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Collapse of Co Antrim glass-maker caused by property market slump

By John Mulgrew

Published 06/05/2016

The interior of the Public Record Office of Northern Ireland (PRONI)
The interior of the Public Record Office of Northern Ireland (PRONI)
The exterior of the Public Record Office of Northern Ireland (PRONI)

A Co Antrim glass-maker which entered administration after more than 40 years in business "suffered significantly" from the collapse of the property market, it's emerged.

Around 30 jobs were lost when the Lisburn Glass Group entered administration in February.

Now, an administrators' report shines a light into the company's financial struggles.

The firm's collapse was also caused by the downfall of other businesses, which owed Lisburn Glass Group money, according to the report.

It says the company had "traded successfully over a number of years and experienced significant periods of growth".

But it says it "suffered significantly as a result in the decline in the property and construction sectors from 2008 onwards".

The administrators' report said that this hit the firm through "reduced workloads and being owed large sums of money by customers who themselves entered insolvency".

The company was set up in 1971 and developed a national reputation in the industrial and commercial glazing market.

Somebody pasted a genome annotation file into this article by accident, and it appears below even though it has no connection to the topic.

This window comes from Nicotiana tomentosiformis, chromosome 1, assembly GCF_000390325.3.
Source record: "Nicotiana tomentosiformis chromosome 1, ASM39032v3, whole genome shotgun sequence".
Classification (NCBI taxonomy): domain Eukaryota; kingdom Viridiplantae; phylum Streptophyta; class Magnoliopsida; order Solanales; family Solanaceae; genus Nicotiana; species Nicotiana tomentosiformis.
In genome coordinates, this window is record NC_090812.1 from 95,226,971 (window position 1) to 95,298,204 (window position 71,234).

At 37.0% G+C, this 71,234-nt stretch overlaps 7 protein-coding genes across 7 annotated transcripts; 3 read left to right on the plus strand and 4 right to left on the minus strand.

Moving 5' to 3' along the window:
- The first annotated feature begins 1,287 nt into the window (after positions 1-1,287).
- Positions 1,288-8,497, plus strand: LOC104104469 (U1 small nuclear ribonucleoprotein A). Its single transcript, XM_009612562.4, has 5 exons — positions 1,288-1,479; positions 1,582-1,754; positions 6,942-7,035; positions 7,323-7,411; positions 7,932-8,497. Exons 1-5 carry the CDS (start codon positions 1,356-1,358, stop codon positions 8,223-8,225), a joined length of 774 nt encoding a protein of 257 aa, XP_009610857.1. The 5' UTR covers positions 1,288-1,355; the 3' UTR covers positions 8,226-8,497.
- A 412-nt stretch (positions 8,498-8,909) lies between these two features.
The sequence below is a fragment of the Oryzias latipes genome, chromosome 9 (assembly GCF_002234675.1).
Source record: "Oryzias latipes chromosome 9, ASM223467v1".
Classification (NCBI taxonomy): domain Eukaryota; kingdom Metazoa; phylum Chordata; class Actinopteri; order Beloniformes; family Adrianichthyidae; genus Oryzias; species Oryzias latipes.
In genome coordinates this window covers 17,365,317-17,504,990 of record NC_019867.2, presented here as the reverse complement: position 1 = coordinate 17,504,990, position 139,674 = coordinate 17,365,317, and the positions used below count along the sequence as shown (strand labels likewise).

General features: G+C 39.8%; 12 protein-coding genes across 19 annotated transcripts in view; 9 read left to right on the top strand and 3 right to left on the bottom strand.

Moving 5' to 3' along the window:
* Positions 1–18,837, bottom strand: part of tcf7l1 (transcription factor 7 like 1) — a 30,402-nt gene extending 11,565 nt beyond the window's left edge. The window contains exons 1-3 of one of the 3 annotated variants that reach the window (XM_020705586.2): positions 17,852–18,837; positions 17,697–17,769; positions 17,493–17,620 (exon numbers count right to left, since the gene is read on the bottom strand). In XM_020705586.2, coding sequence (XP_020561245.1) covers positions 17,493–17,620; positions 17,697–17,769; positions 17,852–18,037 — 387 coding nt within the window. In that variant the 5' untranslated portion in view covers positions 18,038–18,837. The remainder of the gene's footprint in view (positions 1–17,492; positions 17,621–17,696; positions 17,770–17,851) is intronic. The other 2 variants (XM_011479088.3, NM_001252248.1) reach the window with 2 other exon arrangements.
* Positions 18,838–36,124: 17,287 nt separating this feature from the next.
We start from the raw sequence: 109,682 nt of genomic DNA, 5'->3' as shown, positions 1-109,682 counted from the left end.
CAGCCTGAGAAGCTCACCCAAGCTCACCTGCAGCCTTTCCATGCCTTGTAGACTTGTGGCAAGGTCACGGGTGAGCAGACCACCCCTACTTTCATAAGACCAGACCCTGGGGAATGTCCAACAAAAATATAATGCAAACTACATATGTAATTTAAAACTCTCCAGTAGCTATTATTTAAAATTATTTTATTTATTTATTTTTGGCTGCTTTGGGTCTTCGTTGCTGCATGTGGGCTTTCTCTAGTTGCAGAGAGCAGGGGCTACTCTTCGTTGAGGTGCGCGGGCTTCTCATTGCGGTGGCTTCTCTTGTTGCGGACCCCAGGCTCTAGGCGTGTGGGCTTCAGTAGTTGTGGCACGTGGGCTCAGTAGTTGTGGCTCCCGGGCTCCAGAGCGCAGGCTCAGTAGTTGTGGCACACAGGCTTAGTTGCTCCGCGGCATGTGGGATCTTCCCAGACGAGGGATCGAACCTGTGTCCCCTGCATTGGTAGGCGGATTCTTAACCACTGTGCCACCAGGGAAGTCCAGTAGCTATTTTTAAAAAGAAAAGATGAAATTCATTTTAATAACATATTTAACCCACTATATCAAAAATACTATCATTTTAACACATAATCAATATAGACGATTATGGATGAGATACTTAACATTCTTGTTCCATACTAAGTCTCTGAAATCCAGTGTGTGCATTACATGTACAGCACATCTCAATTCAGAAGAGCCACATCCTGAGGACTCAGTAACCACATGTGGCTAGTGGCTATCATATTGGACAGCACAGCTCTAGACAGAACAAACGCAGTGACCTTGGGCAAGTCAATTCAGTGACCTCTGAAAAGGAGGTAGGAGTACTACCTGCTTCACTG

Some of its high-profile contracts included the Public Record Office of Northern Ireland (PRONI) building.

Lisburn Glass Group Limited worked on big-name projects such as the Boat and Arc buildings in Belfast.

Gareth Latimer and Stephen Tennant of Grant Thornton were appointed as administrators. Their report says as a result of the cash flow problems "significant arrears" began to mount up, owed to HMRC and other creditors at the beginning of last year.

During that time, the company sought external investment and also refinanced its debt with the Bank of Ireland. And it said despite this further investment and "financial restructuring", there was no increase in sales.

The directors then reviewed the "financial viability of the company" and "in order to protect creditors' interests it was felt the company should enter administration".

And it says the assets of the business were sold to another company, Lisburn Glass Manufacturing Limited, for £150,000. That deal completed in March.

The business left behind debts worth hundreds of thousands of pounds, while owing £650,000 as secured debt to the Bank of Ireland.

And according to the report, the company has a shortfall of more than £1.1m to pay its creditors. The company, which traded for more than 40 years, was based at Blaris Industrial Estate just outside Lisburn.

The manufacturing sector has been dealt a number of big body blows over the last few months.

That includes 1,080 jobs going at Bombardier, while tyre-maker Michelin revealed it was pulling out of Northern Ireland with the loss of 860 jobs.

Belfast Telegraph

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